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Awful Companies Sold Bogus Cancer Treatments Online

The FDA found more than 65 shady products.

by Susan Rinkunas
Apr 27 2017, 8:12pm

VICE

It's one thing for people diagnosed with cancer to want to eat well and take extra care of their health; it's another for companies to try to take advantage of them by marketing "natural" products as ways to treat or cure their disease.

The Food and Drug Administration recently posted warning letters addressed to 14 US companies fraudulently selling products that promised to kill or inhibit cancer cells or tumors, reverse cancer, or prevent it altogether, both in humans and in pets. The products made claims about cancer generally, but also targeted specific cancers including breast, cervical, and prostate.

It's illegal for companies to market products that claim to prevent, treat, diagnose, or cure diseases without first demonstrating to the FDA that they actually do that AND are safe to use. Supplements often include a fine-print disclaimer specifically saying that they're "not intended to diagnose, treat, cure or prevent any disease" but that disclaimer doesn't cover a company's ass if they turn around and promise their product does exactly those things. (The agency has issued more than 90 such warnings about bogus cancer treatments over the past decade.)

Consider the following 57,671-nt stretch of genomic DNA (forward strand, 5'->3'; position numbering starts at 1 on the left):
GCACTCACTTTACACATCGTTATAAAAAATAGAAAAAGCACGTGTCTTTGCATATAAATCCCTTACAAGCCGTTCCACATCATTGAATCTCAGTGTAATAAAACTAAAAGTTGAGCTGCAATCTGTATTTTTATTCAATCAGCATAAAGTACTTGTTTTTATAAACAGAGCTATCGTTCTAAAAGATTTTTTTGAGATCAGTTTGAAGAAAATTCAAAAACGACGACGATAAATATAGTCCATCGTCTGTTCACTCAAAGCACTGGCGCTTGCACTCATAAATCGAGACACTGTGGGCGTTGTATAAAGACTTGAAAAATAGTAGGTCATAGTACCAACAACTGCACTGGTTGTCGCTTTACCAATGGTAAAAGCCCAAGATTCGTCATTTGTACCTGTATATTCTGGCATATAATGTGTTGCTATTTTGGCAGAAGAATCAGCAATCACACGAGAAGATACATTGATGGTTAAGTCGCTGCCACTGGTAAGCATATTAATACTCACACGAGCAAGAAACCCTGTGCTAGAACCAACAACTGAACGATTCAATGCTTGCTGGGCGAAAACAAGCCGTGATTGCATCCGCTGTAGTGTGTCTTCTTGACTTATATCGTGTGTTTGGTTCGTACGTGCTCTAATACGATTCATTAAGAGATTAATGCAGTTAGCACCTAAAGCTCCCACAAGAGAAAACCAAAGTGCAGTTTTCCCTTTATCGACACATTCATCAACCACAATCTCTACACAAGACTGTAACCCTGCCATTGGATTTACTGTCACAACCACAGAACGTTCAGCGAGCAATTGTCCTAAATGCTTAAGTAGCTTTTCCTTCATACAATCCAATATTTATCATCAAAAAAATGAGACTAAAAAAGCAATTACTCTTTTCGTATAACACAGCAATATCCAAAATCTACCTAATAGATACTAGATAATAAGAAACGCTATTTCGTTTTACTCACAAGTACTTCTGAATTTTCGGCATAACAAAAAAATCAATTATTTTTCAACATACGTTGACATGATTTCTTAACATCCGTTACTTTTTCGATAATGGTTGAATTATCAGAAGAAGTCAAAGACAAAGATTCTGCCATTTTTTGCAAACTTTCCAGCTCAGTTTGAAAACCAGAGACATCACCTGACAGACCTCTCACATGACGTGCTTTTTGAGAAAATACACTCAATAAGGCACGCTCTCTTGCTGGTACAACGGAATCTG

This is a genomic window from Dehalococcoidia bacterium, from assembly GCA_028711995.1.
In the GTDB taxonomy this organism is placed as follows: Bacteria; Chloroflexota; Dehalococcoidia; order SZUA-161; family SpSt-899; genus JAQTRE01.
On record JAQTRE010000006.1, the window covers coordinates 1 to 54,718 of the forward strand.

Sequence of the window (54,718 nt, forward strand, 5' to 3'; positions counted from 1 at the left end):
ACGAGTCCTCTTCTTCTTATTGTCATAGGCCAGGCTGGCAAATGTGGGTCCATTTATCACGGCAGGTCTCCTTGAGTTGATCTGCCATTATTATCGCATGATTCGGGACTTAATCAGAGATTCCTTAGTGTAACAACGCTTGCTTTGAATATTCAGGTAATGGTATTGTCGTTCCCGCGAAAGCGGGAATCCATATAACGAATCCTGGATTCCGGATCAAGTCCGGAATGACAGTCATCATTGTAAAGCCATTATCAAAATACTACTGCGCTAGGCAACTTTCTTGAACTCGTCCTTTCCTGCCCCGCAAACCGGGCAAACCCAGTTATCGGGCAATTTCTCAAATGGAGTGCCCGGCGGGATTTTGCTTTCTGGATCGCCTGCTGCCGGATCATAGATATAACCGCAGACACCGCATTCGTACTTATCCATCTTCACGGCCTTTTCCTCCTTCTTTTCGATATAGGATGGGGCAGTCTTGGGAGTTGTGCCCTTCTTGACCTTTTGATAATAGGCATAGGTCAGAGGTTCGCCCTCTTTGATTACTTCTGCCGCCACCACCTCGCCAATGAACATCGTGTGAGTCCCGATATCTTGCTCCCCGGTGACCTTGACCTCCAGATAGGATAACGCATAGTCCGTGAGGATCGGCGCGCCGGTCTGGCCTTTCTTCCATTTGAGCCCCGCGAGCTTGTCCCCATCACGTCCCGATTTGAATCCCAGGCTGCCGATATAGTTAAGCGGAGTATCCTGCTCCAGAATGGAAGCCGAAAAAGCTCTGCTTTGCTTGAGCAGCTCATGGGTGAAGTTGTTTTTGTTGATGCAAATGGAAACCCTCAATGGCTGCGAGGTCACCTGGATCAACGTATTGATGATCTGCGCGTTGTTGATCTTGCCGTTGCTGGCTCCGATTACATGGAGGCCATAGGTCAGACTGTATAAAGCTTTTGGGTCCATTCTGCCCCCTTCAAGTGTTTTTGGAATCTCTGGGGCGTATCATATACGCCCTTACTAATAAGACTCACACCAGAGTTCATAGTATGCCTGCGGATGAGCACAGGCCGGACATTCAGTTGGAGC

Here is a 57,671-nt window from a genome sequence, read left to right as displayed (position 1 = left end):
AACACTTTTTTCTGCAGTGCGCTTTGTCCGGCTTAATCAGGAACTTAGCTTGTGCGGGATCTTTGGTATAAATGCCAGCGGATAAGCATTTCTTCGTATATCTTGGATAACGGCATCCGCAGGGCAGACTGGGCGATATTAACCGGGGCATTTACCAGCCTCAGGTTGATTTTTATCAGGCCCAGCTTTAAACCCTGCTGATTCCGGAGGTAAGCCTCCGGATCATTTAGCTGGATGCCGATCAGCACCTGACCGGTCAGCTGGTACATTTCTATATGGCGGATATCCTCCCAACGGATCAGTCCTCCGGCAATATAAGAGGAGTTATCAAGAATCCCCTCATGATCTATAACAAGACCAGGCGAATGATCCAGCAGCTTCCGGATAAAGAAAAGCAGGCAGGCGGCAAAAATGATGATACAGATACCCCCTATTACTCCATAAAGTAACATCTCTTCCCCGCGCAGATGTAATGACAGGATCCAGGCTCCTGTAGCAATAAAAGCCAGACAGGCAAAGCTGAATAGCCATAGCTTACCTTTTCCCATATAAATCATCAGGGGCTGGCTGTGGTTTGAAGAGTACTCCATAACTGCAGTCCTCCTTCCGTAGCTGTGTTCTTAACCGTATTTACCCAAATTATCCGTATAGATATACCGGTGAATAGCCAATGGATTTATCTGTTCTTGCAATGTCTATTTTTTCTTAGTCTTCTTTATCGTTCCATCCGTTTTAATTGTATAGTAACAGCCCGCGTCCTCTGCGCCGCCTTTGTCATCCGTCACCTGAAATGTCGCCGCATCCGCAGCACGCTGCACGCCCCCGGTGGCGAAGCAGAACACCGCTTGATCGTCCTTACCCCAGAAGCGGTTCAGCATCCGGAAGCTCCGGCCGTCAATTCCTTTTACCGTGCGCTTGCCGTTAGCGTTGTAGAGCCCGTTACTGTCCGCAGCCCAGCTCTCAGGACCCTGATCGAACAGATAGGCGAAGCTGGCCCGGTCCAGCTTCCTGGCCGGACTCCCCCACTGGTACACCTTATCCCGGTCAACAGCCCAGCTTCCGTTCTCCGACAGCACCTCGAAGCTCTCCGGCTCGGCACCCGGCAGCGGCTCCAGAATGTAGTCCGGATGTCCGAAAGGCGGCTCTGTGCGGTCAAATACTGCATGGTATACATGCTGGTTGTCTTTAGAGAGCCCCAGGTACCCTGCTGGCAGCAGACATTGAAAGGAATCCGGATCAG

After the FDA reviewed the companies' web sites, it took issue with more than 65 illegal products, including pills, topical creams, ointments, oils, drops, syrups, teas, and diagnostic tools. One example of a problematic claim: "Dandelion root has also been shown to have potential for fighting cancer." The products were most commonly sold online, sometimes via social media, and some were promoted as a treatment for multiple diseases in humans and pets. (If it sounds too good to be true...)

Some of the products in question. FDA/Flickr

The FDA can't recall the products at this point, but it has requested comment from the companies on how the violations will be corrected, either by pulling the products or fixing the packaging and marketing. If they don't respond with a plan within 15 days, the FDA could pursue various legal actions, including court-ordered recalls of the products, criminal prosecution, and injunctions that would require the companies to get permission from the FDA before resuming operations. But in the meantime, the agency wants people to be aware of these products, and others not on the list that make similar claims, including:

  • Treats all forms of cancer
  • Miraculously kills cancer cells and tumors
  • Shrinks malignant tumors
  • Selectively kills cancer cells
  • More effective than chemotherapy
  • Attacks cancer cells, leaving healthy cells intact
  • Cures cancer

Douglas W. Stearn of the FDA's Office of Regulatory Affairs said in a statement that these products may not only be a waste of money and possibly unsafe but, even scarier, they "could prevent a person from seeking an appropriate and potentially life-saving cancer diagnosis or treatment." What should you do if you have cancer or are worried about getting it? Talk to a damn doctor.

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